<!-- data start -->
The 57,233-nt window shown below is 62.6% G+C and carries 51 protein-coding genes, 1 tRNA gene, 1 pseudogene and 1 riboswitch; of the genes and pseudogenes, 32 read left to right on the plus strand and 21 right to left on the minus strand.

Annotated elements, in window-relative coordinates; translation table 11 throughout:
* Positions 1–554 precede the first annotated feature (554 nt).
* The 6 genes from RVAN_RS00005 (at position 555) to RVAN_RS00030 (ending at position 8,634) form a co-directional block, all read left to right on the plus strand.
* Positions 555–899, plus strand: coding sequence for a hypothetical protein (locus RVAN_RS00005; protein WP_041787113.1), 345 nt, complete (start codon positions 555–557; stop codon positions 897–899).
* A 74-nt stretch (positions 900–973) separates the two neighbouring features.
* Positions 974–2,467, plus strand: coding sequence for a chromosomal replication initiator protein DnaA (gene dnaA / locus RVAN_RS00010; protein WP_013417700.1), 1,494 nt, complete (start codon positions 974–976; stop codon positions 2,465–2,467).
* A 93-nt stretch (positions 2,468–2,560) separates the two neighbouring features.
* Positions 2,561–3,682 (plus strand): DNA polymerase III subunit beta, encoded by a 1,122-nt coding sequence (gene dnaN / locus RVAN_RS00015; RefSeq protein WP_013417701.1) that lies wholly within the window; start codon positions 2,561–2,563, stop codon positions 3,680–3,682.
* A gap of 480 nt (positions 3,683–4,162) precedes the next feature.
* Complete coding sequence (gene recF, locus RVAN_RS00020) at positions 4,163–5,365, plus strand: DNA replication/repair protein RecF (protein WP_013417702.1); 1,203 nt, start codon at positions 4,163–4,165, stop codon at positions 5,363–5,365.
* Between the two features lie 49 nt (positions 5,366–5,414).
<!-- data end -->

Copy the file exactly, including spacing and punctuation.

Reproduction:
The 57,233-nt window shown below is 62.6% G+C and carries 51 protein-coding genes, 1 tRNA gene, 1 pseudogene and 1 riboswitch; of the genes and pseudogenes, 32 read left to right on the plus strand and 21 right to left on the minus strand.

Annotated elements, in window-relative coordinates; translation table 11 throughout:
* Positions 1–554 precede the first annotated feature (554 nt).
* The 6 genes from RVAN_RS00005 (at position 555) to RVAN_RS00030 (ending at position 8,634) form a co-directional block, all read left to right on the plus strand.
* Positions 555–899, plus strand: coding sequence for a hypothetical protein (locus RVAN_RS00005; protein WP_041787113.1), 345 nt, complete (start codon positions 555–557; stop codon positions 897–899).
* A 74-nt stretch (positions 900–973) separates the two neighbouring features.
* Positions 974–2,467, plus strand: coding sequence for a chromosomal replication initiator protein DnaA (gene dnaA / locus RVAN_RS00010; protein WP_013417700.1), 1,494 nt, complete (start codon positions 974–976; stop codon positions 2,465–2,467).
* A 93-nt stretch (positions 2,468–2,560) separates the two neighbouring features.
* Positions 2,561–3,682 (plus strand): DNA polymerase III subunit beta, encoded by a 1,122-nt coding sequence (gene dnaN / locus RVAN_RS00015; RefSeq protein WP_013417701.1) that lies wholly within the window; start codon positions 2,561–2,563, stop codon positions 3,680–3,682.
* A gap of 480 nt (positions 3,683–4,162) precedes the next feature.
* Complete coding sequence (gene recF, locus RVAN_RS00020) at positions 4,163–5,365, plus strand: DNA replication/repair protein RecF (protein WP_013417702.1); 1,203 nt, start codon at positions 4,163–4,165, stop codon at positions 5,363–5,365.
* Between the two features lie 49 nt (positions 5,366–5,414).